As chair of my own Retiree Chapters Social Justice Committee, I also worked with other ABC Federation of Teachers’ retirees on phone banks and letter writing. We followed our initial debate parties held during the Democratic primaries with three more debate debrief parties that engaged our members in lively discussions about Biden vs. Trump and Harris vs. Pence and his pet fly.

But in my most important position, as a rank-and -file union member, I was able to add some 470 phone calls to the many more of other union activists contributing to successful elections in swing states. Playing this small part with so many wonderful members of the family of labor makes the rewards of Democratic victories even sweeter.

Watching bogus efforts to overturn the election fall one by one into the murky depths of the dying, corrupt swamp of the last four years, we now have the opportunity to rejuvenate the soul of this country and continue even more boldly the struggle for social justice. Retiree Power” and union solidarity never felt better.

Dennis Cox taught high school English and Language Arts for 47 years, mostly in the ABC Unified School District, where he was a substitute for nine years after he retired. He is southern vice president of the CFT Council of Retired Members and a member of the ABC Federation of Teachers, Retiree Chapter, AFT Local 2317-R.

Ann Killebrew

Revitalized Retiree Chapter embraces need to pass Prop 15

A decade ago, I walked into the office of AFT Local 2121, the City College of San Francisco faculty union, and asked how could I thank the union for all the support it had given me and so many faculty members. The answer focused on the Retiree Chapter.

At that time the chapter was without a chairperson and only three members had paid dues. In short order, I requested lists of retirees and sent letters asking them to join the Retiree Chapter. The CFT supported this expansion and AFT conducted courses for retiree organizing. Our membership doubled, tripled, and quadrupled.

Little did we know about the political campaign underway to downsize our college. While our Retiree Chapter was growing, the Accreditation Commission for Community and Junior Colleges was seeking to reassess City College and ultimately to threaten its accreditation, placing the college on probation. Both CFT and AFT vigorously supported our local during the years of struggle to “Save City College.”

Retirees joined the effort, strategizing, garnering support from county supervisors and labor organizations, testifying in Superior Court, a few of us even traveling as far as Washington, D.C., to testify before the Department of Education. Active and retired faculty united in the many battles to Save City College.

We also campaigned for citizens to pass bond funds to support our struggling college, and they did. The state chancellor’s office, however, has continued to appoint administrators intent on downsizing. Enrollment has declined. Looking for new ways to finance our now severely underfunded college, we eagerly joined CFT’s campaign seeking corporate tax reform.

Our retirees gathered signatures to put Proposition 15 on the November 2020 ballot. Our chapter even formed a Prop 15 committee with Susana Atwood as chair. Throughout the fall campaign, the committee divided tasks between virtual and physical contact. Labor history faculty member Fred Glass organized caravans. Some retirees rode their bicycles, others of us drove cars to support Prop 15.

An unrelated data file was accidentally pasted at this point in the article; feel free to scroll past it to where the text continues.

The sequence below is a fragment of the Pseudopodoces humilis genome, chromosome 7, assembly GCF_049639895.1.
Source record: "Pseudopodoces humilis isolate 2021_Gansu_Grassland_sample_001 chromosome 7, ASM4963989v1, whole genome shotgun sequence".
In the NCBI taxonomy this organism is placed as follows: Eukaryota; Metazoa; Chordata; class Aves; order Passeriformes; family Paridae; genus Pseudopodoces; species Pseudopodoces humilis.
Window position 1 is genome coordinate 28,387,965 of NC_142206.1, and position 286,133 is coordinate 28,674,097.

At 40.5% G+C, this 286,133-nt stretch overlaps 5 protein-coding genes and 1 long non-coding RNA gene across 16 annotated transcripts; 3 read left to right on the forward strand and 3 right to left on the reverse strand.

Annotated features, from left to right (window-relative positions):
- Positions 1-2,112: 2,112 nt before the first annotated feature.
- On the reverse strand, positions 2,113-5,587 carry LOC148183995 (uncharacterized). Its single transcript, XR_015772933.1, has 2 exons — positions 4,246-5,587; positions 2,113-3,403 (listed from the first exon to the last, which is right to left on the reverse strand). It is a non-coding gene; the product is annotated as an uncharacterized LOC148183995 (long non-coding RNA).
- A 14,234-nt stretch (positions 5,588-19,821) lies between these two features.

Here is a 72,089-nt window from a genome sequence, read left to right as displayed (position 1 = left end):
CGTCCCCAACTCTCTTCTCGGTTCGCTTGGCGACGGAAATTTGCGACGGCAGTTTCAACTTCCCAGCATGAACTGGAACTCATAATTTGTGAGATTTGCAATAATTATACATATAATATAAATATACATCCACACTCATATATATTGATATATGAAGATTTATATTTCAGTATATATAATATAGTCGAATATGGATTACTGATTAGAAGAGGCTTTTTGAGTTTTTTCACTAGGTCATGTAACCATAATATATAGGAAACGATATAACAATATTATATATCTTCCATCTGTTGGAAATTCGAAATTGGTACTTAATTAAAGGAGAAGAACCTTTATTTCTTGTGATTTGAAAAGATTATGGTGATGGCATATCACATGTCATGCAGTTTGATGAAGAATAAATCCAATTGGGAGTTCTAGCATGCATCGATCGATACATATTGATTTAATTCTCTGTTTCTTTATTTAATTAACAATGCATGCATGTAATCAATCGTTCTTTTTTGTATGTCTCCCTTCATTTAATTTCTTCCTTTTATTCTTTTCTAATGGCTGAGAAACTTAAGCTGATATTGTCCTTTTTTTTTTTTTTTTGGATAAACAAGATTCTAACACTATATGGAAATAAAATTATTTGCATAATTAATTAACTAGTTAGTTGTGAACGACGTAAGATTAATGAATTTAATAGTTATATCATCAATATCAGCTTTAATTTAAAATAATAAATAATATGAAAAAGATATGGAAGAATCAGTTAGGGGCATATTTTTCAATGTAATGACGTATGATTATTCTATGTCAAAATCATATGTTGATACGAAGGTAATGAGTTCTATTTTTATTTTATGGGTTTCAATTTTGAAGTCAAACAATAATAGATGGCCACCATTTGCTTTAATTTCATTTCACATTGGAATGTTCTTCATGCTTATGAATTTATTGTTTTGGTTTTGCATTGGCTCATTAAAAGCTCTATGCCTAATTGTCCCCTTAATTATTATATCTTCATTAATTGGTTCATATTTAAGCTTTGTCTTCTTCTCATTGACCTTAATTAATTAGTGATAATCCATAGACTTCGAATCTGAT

I distributed CFT window signs to committee members, who then passed them on to other retirees (all wearing CFT face masks) for distribution to friends and neighbors. Our virtual committee contacted all 203 members of our Retiree Chapter by phone or by email. In the end, San Francisco voters overwhelmingly passed Prop 15.

Ann Killebrew taught vocational nursing at City College before she retired, and has been involved in public health work in Kenya, India, Sweden and Australia. She is northern vice president of the CFT Council of Retired Members and president of the San Francisco Community College Federation of Teachers, Retiree Chapter, AFT Local 2121-R.

Paul Karrer

Armchair activism and humor matter too

I have a politically active super-friend. He retired this year. He went to Nevada to canvas for Biden. This is good. But I also know my friend’s a bit tetchy. So I told the wife, “Two weeks max. He’ll be back, either fired or quit.”

 As for me, I’ve donated every penny of my stimulus money ($1,700) to Dems. I also legally influenced six ballots. My wife is Korean, a U.S. citizen now, and we are politically aligned. We don’t like Señor Trump. We voted against him and my wife couldn’t be bothered to know the ins and outs of most propositions. I made suggestions, she agreed and signed. That’s two ballots.

I received a call from Poland. A former teaching couple, up in their years, wanted to know which propositions they should vote yes on. I gave them my 50 cents worth of opinion. They are U.S. citizens now but escaped from Poland in the late 70s. They were in a refugee camp in Austria for years. They worked their way to USA. He taught math in Salinas High. She taught Black history at CSU Monterey Bay. They take voting very seriously and they don’t like Señor Trump either. That’s four ballots I got my arthritic fingers in.

My good neighbors, a married couple, who also don’t like you-know-who, wanted my opinion on the propositions. Accordingly, I gave them my 50 cents worth. So I influenced six ballots.

 My friend came back from Nevada. I was right, but wrong. He lasted three weeks. He got annoyed with the policy of knocking on doors and asking the homeowners to put on a mask to converse about voting. He quit.

He also said he’d turn me in for illegal balloting my friends and collect the $1 million bounty proposed by one of you-know-whose cross-eyed deputy governor minions. Mostly I think he’s upset I may have influenced more voters than he did. And I stayed home. But he did say he’d split the bounty money with me. 

Paul Karrer taught fifth grade for 37 years at Castroville Elementary. He is also an accomplished author, writing a regular column in the The Salinas Californian while he taught, and award-winning articles for California Teacher (now CFT United). He is a member of the North Monterey County Federation of Teachers, AFT Local 4008. You can find more of Karrer’s work on his website, and learn about his avocation in a recent article in Carmel Magazine.